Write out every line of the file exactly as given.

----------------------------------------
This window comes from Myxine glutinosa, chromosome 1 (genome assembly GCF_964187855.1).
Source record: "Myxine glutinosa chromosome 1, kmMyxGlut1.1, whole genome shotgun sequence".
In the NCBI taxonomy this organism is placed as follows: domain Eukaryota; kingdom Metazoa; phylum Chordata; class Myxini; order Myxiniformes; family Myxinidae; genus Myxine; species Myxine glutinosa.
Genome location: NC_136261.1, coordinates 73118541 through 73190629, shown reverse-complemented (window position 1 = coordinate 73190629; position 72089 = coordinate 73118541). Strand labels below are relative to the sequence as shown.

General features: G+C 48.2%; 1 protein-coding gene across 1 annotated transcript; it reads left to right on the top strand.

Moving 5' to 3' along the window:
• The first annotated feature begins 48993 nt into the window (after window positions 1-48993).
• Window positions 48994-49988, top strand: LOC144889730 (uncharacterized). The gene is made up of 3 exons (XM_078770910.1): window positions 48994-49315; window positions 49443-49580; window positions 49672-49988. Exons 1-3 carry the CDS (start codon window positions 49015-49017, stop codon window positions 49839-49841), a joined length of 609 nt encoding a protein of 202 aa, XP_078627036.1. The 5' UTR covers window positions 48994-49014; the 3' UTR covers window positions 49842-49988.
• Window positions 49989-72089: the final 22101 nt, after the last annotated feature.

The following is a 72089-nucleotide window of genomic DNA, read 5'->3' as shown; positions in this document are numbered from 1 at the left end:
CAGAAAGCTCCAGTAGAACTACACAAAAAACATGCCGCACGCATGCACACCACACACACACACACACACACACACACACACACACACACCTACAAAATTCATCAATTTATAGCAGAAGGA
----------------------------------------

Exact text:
This window comes from Myxine glutinosa, chromosome 1 (genome assembly GCF_964187855.1).
Source record: "Myxine glutinosa chromosome 1, kmMyxGlut1.1, whole genome shotgun sequence".
In the NCBI taxonomy this organism is placed as follows: domain Eukaryota; kingdom Metazoa; phylum Chordata; class Myxini; order Myxiniformes; family Myxinidae; genus Myxine; species Myxine glutinosa.
Genome location: NC_136261.1, coordinates 73118541 through 73190629, shown reverse-complemented (window position 1 = coordinate 73190629; position 72089 = coordinate 73118541). Strand labels below are relative to the sequence as shown.

General features: G+C 48.2%; 1 protein-coding gene across 1 annotated transcript; it reads left to right on the top strand.

Moving 5' to 3' along the window:
• The first annotated feature begins 48993 nt into the window (after window positions 1-48993).
• Window positions 48994-49988, top strand: LOC144889730 (uncharacterized). The gene is made up of 3 exons (XM_078770910.1): window positions 48994-49315; window positions 49443-49580; window positions 49672-49988. Exons 1-3 carry the CDS (start codon window positions 49015-49017, stop codon window positions 49839-49841), a joined length of 609 nt encoding a protein of 202 aa, XP_078627036.1. The 5' UTR covers window positions 48994-49014; the 3' UTR covers window positions 49842-49988.
• Window positions 49989-72089: the final 22101 nt, after the last annotated feature.

The following is a 72089-nucleotide window of genomic DNA, read 5'->3' as shown; positions in this document are numbered from 1 at the left end:
CAGAAAGCTCCAGTAGAACTACACAAAAAACATGCCGCACGCATGCACACCACACACACACACACACACACACACACACACACACACACCTACAAAATTCATCAATTTATAGCAGAAGGA